Your first ingredient should be some finished compost, you can borrow this from a gardening friend, or buy it. The point of this is to get the organisms responsible for breaking the organic matter down into compost a head start in getting established.
Leaves are a great brown ingredient.
Then you'll want to add both brown and green organic matter. Brown organic matter represents carbon, and you'll want a lot of it, at least double of what you add in green organic matter. The most common source of brown organic matter is dead leaves, but any dead plant material works, so long as it is not too woody (you can compost woody things, but they take much longer to break down, for best results try grinding it or cutting it up first). Sawdust from non-treated lumber or logs is also an excellent source of carbon.
If you have problems getting enough brown material, consider buying an electric wood chipper you will be able to chip up small branches, the woody stems of perennials, trimmings from your bushes and vines, etc. And create a large amount of brown material for your composter.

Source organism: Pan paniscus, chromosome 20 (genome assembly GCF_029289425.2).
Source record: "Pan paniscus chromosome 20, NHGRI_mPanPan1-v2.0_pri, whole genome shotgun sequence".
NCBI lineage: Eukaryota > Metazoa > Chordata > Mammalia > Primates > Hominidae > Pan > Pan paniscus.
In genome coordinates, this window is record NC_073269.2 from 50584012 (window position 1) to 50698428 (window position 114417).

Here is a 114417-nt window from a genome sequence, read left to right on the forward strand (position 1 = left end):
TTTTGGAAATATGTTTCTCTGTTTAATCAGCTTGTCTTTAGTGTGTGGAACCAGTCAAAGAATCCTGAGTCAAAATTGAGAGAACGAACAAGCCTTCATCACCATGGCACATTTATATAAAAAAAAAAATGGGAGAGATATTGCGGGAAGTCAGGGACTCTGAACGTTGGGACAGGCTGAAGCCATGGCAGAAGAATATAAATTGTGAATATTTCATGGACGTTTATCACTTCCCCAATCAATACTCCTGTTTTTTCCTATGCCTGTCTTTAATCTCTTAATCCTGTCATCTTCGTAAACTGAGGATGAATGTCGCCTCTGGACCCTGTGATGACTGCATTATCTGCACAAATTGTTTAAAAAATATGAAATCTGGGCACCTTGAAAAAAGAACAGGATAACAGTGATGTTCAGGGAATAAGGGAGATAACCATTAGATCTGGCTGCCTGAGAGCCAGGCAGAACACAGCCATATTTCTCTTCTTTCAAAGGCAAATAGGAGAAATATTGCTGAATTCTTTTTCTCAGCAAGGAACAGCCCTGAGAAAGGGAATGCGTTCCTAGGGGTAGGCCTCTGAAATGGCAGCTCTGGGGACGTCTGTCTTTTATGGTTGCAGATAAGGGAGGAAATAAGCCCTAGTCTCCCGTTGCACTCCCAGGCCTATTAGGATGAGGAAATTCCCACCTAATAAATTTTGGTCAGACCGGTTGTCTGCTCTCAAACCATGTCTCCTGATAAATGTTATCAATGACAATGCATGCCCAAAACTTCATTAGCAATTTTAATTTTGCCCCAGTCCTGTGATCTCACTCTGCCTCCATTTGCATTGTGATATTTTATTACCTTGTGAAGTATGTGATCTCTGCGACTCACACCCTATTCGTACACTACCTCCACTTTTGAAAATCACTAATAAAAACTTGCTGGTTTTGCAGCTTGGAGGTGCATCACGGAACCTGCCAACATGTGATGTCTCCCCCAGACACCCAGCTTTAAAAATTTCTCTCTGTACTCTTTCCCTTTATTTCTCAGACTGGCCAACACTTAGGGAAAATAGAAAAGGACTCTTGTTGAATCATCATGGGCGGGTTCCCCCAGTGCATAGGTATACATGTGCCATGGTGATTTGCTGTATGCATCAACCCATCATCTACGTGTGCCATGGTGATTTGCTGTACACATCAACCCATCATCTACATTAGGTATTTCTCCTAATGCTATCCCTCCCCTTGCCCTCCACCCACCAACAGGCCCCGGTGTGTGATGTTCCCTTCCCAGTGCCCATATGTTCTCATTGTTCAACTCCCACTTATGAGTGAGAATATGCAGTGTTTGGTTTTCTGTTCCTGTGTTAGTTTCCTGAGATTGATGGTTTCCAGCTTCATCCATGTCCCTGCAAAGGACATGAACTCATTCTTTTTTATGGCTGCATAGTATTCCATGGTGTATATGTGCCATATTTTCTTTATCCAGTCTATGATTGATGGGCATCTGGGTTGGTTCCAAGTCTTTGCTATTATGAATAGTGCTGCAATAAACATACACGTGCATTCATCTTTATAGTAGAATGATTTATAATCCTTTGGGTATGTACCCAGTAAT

Then you'll want to add green matter, which actually includes any recently living or moisture filled organic waist. All your kitchen scraps, pulled weeds, cut plants, or grass clippings can be considered green matter. This green matter represents nitrogen mostly. If you add too much of it, or do not add enough brown, your compost might smell. So if your compost smells you know you need to add more brown or less green.
Among kitchen scraps you can add any fresh fruit or vegetable parts, including rotted food you will not finish. You can also add egg shells or crustacean shells. Technically it is possible to compost other animal products as well, but they attract animals and rodents and can smell and all told aren't worth it. Also, do not compost any cooked or canned foods, even vegetables, that have been salted. Salt kills the organisms that will be decomposing your yard waste.
The final ingredient is water. You want the pile to be moist, but not wet, like a wrung out sponge.